Part 7, Chapter 5 Summary
Levin and Natalia see two interesting performances at the concert. One is a fantasia titled King Lear and the other is a quartet dedicated to the memory of Bach. Both are new and done in the newest style, so Levin is eager to form an opinion of them. After escorting his sister-in-law to her seat, Levin stands against a column and tries to listen as attentively as possible. He tries to eliminate all distractions and merely listen to the music; he does not watch the gesticulating conductor or the great ladies in their fancy bonnets who are undoubtedly thinking of everything except the music. He tries to avoid getting trapped in conversations of any kind and simply looks at the floor in front of him and listens.
The more he listens to King Lear, however, the less he feels able to form a clear opinion of it. While there is a prolonged beginning which is preparation for some kind of emotion, after that the piece seems to follow nothing but the whims of the composer. The sounds are complex but disconnected. This fragmented performance is disappointing and even disagreeable to him, for the emotional peaks and valleys are unexpected and they lead to nothing. Each emotion follows the next without any connection, “like the emotions of a madman.” And, like a madman, these emotions spring up unexpectedly.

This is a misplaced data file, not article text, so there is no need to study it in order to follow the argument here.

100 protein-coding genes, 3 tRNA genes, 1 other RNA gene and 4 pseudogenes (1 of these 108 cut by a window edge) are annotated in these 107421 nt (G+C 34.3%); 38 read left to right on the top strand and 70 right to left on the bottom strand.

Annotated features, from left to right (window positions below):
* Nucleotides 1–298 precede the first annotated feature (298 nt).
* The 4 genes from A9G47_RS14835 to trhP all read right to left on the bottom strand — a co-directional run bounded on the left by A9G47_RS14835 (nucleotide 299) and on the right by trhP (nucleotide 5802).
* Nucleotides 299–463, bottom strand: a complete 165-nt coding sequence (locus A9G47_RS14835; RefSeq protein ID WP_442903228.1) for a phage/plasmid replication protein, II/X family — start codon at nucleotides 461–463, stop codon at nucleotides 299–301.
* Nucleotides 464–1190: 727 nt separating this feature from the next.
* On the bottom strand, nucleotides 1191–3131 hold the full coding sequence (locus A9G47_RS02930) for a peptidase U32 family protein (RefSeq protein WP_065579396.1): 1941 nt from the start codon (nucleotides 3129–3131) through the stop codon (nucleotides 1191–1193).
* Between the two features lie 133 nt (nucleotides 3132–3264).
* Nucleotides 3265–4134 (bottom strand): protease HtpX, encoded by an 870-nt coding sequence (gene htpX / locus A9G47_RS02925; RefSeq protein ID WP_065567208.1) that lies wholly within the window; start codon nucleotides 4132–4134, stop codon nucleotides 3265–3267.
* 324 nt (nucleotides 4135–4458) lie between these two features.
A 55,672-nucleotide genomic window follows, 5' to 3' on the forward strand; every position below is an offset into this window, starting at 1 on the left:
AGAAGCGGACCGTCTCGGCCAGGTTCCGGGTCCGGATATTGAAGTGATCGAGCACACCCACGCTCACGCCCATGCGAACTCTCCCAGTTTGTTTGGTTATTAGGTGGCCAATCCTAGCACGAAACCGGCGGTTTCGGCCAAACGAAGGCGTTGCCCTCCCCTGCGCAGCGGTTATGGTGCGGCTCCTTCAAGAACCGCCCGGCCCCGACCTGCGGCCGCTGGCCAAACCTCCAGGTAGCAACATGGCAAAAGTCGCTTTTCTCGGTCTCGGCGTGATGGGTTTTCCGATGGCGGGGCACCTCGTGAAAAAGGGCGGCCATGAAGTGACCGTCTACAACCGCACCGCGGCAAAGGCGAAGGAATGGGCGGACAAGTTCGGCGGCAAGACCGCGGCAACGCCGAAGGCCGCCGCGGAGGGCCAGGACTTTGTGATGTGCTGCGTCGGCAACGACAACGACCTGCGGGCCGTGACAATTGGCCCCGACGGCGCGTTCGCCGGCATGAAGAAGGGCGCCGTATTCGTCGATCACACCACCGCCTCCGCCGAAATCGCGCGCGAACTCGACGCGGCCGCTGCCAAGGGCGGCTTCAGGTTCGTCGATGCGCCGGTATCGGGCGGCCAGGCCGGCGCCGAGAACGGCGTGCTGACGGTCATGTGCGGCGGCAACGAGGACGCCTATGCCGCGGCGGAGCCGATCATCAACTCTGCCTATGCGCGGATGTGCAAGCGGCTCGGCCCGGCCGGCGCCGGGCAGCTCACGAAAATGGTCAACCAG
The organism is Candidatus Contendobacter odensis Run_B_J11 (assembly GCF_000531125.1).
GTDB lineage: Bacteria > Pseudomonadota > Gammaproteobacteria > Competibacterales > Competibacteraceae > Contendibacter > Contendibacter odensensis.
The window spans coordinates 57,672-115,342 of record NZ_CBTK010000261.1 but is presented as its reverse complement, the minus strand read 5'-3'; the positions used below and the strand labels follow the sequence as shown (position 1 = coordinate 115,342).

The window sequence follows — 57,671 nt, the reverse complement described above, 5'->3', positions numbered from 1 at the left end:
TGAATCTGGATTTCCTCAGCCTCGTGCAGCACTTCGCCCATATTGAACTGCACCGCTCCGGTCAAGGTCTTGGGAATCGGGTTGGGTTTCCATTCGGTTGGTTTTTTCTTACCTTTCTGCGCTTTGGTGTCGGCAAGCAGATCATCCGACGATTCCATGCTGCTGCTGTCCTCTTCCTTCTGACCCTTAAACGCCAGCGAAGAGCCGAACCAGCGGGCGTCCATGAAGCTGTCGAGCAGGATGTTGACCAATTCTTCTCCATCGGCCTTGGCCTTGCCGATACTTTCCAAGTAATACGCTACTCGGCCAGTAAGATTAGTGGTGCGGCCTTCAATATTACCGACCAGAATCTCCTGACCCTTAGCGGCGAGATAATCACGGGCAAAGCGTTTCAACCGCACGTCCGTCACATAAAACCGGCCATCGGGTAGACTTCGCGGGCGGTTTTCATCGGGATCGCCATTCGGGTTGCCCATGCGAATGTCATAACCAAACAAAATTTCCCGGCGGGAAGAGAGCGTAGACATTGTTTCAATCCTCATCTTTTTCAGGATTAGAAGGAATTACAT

When it is over, Levin is exhausted and bewildered by the “fruitless strain” on his attention. The crowd applauds loudly and everyone rises to socialize during the break. Levin is anxious to see what other people think about the performance. He finds several music connoisseurs and joins their conversation. Their conversation is detailed but Levin follows it and even asks a question. He had forgotten that the musical piece was representative of King Lear , and he quickly reads the notes in the program about the Shakespearean play....
(The entire section is 483 words.)